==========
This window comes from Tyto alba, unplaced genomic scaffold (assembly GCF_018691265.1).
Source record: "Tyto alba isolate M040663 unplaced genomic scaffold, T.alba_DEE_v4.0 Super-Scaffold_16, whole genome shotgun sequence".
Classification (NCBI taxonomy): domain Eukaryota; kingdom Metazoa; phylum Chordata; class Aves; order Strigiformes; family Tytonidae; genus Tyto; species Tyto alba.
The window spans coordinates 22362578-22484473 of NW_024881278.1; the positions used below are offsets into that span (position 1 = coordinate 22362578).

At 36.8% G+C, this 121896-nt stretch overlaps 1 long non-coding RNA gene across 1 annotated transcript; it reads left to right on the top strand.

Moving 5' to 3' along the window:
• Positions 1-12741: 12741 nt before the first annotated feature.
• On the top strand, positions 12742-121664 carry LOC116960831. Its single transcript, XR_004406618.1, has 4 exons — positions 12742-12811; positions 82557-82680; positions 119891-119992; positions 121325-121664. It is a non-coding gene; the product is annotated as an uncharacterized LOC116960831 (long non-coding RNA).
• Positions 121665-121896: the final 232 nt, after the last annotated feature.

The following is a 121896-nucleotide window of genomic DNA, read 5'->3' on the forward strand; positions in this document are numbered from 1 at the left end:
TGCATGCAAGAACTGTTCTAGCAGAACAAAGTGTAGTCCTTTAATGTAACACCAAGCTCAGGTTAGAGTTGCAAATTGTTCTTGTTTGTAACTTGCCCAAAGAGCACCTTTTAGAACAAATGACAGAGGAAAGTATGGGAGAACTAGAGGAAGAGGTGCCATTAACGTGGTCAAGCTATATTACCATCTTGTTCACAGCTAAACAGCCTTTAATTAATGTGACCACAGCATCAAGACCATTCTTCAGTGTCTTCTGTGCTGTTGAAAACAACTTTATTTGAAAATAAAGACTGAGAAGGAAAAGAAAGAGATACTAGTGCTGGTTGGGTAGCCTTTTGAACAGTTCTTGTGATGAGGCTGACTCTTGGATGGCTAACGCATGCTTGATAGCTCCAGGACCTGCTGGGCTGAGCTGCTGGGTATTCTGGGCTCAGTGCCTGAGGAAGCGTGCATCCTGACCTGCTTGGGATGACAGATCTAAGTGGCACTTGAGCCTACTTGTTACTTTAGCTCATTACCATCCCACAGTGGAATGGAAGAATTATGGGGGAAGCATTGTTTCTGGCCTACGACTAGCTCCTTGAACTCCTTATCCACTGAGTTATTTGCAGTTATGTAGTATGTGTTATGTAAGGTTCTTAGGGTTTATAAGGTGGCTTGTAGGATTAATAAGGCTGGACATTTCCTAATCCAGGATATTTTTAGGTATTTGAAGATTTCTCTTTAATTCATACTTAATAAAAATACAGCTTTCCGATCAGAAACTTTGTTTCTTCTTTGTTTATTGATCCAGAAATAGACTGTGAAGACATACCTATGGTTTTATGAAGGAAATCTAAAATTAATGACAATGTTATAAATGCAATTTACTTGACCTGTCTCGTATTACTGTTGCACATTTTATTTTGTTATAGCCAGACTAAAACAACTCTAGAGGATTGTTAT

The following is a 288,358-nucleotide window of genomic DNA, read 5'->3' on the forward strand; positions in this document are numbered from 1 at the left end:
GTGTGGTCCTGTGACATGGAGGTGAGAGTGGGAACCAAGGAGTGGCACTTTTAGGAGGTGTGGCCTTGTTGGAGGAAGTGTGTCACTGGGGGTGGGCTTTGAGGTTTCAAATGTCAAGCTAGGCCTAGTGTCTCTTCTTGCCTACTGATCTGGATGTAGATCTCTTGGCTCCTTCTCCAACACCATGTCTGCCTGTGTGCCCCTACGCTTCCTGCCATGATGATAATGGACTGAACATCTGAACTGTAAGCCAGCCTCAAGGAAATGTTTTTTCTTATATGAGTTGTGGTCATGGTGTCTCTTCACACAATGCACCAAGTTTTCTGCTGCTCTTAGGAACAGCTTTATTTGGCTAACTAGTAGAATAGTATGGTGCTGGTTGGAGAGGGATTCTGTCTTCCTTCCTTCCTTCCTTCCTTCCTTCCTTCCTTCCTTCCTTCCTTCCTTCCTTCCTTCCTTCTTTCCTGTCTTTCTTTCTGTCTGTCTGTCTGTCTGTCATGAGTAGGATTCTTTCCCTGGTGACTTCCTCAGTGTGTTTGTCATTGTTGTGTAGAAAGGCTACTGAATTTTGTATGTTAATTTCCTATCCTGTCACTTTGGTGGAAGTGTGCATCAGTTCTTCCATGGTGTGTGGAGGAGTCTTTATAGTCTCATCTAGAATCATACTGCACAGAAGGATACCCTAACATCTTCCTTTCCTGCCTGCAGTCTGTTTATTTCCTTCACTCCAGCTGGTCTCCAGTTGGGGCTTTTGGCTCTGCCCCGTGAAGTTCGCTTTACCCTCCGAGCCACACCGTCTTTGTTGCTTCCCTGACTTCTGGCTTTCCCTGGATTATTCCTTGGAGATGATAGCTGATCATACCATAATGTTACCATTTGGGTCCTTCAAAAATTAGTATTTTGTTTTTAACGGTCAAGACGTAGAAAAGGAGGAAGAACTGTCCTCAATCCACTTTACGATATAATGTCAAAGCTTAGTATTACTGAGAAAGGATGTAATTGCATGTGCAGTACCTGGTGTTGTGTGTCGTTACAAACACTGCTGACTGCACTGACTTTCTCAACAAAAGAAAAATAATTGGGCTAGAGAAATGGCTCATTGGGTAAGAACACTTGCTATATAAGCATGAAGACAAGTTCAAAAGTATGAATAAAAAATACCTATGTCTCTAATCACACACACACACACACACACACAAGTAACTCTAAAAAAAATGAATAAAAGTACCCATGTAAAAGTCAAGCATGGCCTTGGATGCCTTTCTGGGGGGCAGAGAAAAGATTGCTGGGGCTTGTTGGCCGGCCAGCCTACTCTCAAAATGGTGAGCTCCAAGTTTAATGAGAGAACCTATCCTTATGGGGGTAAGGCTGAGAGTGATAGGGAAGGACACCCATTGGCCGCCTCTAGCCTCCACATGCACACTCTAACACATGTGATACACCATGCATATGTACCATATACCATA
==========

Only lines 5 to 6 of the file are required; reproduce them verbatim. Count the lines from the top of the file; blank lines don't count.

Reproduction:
At 36.8% G+C, this 121896-nt stretch overlaps 1 long non-coding RNA gene across 1 annotated transcript; it reads left to right on the top strand.

Moving 5' to 3' along the window: